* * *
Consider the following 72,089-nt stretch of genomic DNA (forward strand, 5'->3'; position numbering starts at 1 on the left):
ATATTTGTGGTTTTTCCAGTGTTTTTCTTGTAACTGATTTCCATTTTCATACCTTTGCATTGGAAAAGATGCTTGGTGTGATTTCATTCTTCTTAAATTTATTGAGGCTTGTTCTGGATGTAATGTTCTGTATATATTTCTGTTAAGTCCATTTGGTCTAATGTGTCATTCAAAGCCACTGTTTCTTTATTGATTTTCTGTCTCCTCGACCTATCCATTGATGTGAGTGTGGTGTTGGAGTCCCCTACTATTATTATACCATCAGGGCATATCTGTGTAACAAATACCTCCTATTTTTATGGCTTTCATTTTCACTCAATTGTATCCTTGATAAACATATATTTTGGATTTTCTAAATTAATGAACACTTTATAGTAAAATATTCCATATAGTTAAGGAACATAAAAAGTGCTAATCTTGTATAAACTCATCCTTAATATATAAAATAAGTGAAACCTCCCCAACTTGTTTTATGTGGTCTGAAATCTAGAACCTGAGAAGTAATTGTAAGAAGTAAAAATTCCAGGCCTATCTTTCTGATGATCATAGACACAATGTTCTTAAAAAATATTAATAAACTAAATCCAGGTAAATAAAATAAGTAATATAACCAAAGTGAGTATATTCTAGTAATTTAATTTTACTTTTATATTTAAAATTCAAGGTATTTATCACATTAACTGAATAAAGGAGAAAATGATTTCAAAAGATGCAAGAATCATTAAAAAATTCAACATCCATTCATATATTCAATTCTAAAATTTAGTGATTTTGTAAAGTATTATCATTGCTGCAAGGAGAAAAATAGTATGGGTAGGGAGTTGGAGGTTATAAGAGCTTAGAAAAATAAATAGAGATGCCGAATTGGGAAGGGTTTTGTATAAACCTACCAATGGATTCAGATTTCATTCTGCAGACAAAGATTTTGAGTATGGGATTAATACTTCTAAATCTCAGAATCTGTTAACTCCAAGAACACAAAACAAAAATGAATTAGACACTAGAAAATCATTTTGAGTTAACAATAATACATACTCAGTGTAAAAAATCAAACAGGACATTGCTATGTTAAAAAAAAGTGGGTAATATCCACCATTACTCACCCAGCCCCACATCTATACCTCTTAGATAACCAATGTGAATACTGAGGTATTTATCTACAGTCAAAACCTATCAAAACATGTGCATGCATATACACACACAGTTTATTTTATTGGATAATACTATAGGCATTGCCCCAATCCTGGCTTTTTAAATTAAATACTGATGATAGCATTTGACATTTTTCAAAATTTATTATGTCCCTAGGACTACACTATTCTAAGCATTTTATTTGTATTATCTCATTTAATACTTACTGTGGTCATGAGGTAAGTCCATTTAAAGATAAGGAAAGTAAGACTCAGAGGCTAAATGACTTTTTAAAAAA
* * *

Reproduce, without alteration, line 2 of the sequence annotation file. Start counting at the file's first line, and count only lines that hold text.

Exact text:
ATATTTGTGGTTTTTCCAGTGTTTTTCTTGTAACTGATTTCCATTTTCATACCTTTGCATTGGAAAAGATGCTTGGTGTGATTTCATTCTTCTTAAATTTATTGAGGCTTGTTCTGGATGTAATGTTCTGTATATATTTCTGTTAAGTCCATTTGGTCTAATGTGTCATTCAAAGCCACTGTTTCTTTATTGATTTTCTGTCTCCTCGACCTATCCATTGATGTGAGTGTGGTGTTGGAGTCCCCTACTATTATTATACCATCAGGGCATATCTGTGTAACAAATACCTCCTATTTTTATGGCTTTCATTTTCACTCAATTGTATCCTTGATAAACATATATTTTGGATTTTCTAAATTAATGAACACTTTATAGTAAAATATTCCATATAGTTAAGGAACATAAAAAGTGCTAATCTTGTATAAACTCATCCTTAATATATAAAATAAGTGAAACCTCCCCAACTTGTTTTATGTGGTCTGAAATCTAGAACCTGAGAAGTAATTGTAAGAAGTAAAAATTCCAGGCCTATCTTTCTGATGATCATAGACACAATGTTCTTAAAAAATATTAATAAACTAAATCCAGGTAAATAAAATAAGTAATATAACCAAAGTGAGTATATTCTAGTAATTTAATTTTACTTTTATATTTAAAATTCAAGGTATTTATCACATTAACTGAATAAAGGAGAAAATGATTTCAAAAGATGCAAGAATCATTAAAAAATTCAACATCCATTCATATATTCAATTCTAAAATTTAGTGATTTTGTAAAGTATTATCATTGCTGCAAGGAGAAAAATAGTATGGGTAGGGAGTTGGAGGTTATAAGAGCTTAGAAAAATAAATAGAGATGCCGAATTGGGAAGGGTTTTGTATAAACCTACCAATGGATTCAGATTTCATTCTGCAGACAAAGATTTTGAGTATGGGATTAATACTTCTAAATCTCAGAATCTGTTAACTCCAAGAACACAAAACAAAAATGAATTAGACACTAGAAAATCATTTTGAGTTAACAATAATACATACTCAGTGTAAAAAATCAAACAGGACATTGCTATGTTAAAAAAAAGTGGGTAATATCCACCATTACTCACCCAGCCCCACATCTATACCTCTTAGATAACCAATGTGAATACTGAGGTATTTATCTACAGTCAAAACCTATCAAAACATGTGCATGCATATACACACACAGTTTATTTTATTGGATAATACTATAGGCATTGCCCCAATCCTGGCTTTTTAAATTAAATACTGATGATAGCATTTGACATTTTTCAAAATTTATTATGTCCCTAGGACTACACTATTCTAAGCATTTTATTTGTATTATCTCATTTAATACTTACTGTGGTCATGAGGTAAGTCCATTTAAAGATAAGGAAAGTAAGACTCAGAGGCTAAATGACTTTTTAAAAAA